A recent study by a UW College of Education professor and doctoral student found that graduates of the University of Washington’s two early-entrance university programs excelled in their academic and subsequent professional lives.
The study by Nancy Hertzog, professor of education, and Rachel Chung, a PhD student in learning sciences and human development, was published in January in Roeper Review, a publication focused on education for gifted students. It looked at the academic, professional and personal outcomes for 192 students in the UW Early Entrance Program, which started in 1977 and enrolls students as young as age 13, and UW Academy, an early admission program started in 2001.
A majority of respondents reported being happy with their academic achievements (97.4 percent), their family (93.2 percent), friendships (87.9 percent), work (87.4 percent), financial situation (82.7 percent) and romantic relationships (77.2 percent). Almost all respondents (97.4 percent) said the programs had a positive influence on their intellectual development.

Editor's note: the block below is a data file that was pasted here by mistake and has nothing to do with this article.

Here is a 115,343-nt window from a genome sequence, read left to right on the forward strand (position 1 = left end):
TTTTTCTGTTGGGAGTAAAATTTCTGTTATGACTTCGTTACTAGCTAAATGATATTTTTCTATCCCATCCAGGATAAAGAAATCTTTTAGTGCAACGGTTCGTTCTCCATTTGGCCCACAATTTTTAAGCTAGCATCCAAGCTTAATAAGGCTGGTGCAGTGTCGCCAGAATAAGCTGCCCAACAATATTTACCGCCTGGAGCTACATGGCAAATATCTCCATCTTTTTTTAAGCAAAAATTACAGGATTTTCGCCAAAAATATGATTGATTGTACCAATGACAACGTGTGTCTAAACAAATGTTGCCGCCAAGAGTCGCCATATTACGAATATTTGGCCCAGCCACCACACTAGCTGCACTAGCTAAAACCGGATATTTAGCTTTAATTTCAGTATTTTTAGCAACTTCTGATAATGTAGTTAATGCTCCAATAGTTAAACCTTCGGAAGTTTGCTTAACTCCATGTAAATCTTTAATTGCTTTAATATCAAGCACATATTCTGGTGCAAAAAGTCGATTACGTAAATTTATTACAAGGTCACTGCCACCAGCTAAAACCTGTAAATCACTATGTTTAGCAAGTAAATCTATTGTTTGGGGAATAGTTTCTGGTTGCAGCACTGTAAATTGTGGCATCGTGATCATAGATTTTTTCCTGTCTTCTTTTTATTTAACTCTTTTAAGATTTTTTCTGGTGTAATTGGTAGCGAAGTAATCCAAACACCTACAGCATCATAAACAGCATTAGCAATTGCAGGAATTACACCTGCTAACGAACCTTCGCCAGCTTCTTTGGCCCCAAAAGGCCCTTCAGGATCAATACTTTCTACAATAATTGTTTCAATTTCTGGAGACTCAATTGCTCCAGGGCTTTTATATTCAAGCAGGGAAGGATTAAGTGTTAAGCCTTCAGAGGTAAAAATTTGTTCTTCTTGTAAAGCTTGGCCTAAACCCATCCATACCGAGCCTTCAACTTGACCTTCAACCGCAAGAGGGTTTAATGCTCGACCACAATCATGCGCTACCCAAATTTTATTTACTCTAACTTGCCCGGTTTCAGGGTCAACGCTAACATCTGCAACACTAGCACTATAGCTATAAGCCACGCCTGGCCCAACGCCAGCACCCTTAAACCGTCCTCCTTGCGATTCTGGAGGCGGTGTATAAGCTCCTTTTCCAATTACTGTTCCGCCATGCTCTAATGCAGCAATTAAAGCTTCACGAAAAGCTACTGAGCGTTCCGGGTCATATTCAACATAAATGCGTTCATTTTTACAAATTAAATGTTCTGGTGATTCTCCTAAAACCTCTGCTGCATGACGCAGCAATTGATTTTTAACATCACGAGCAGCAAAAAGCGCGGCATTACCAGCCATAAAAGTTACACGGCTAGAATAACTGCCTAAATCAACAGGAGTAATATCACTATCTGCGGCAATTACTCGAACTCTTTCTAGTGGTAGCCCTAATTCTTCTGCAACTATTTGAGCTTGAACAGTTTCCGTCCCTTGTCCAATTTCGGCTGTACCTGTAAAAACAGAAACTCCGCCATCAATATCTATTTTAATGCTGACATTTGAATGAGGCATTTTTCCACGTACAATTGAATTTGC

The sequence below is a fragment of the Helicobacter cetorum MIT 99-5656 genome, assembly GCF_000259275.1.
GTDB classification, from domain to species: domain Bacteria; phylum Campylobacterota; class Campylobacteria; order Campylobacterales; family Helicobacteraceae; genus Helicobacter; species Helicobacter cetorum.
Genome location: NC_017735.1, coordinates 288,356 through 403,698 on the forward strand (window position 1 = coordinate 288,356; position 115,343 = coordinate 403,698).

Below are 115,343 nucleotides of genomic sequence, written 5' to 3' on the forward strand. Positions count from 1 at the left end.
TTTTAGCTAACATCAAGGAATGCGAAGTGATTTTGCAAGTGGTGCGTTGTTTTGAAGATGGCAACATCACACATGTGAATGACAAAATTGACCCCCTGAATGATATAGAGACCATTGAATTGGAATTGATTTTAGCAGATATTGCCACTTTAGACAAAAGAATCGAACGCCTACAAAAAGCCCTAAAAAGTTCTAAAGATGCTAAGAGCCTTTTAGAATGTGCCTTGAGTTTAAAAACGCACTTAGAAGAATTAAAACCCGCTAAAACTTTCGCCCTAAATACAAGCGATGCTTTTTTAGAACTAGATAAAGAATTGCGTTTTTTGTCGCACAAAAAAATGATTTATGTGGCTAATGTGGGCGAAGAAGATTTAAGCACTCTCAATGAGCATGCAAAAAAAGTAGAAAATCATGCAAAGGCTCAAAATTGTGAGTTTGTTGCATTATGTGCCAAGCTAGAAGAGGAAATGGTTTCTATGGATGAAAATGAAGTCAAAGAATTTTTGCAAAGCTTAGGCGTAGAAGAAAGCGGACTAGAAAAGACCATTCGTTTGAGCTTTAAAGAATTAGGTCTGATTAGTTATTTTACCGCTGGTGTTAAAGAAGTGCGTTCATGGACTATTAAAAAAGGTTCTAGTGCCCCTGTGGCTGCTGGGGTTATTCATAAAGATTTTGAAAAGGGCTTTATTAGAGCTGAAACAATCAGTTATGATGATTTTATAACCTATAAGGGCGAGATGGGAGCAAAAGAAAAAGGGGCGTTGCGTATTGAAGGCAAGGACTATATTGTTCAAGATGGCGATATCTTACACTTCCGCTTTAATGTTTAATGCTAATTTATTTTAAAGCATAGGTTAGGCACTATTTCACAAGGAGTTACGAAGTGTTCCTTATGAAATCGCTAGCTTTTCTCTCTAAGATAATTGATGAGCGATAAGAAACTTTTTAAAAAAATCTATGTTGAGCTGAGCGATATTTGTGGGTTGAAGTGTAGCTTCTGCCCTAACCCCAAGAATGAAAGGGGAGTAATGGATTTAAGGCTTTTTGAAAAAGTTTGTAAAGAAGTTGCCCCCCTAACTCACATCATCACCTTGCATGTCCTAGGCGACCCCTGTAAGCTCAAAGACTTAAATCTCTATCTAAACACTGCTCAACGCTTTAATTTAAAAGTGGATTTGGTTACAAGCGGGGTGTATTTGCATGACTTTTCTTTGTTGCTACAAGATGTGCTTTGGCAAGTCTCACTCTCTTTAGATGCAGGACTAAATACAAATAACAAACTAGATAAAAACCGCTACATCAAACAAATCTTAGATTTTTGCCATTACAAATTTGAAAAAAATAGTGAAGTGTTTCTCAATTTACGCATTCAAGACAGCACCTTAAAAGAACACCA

The study also underscored the academic success of program graduates, who have attained doctoral degrees at a rate of almost 14 times that of other UW alumni and received prestigious awards including Rhodes and Fulbright scholarships. The two programs are housed at the Halbert and Nancy Robinson Center for Young Scholars on the UW’s Seattle campus, where Hertzog serves as director.
The center is hosting its annual open house from 1 to 4 p.m. Feb. 21 at the University Club. The event is open to the public.
Read a UW Today story to learn more about the study.
Dustin Wunderlich, Director for Marketing and Communications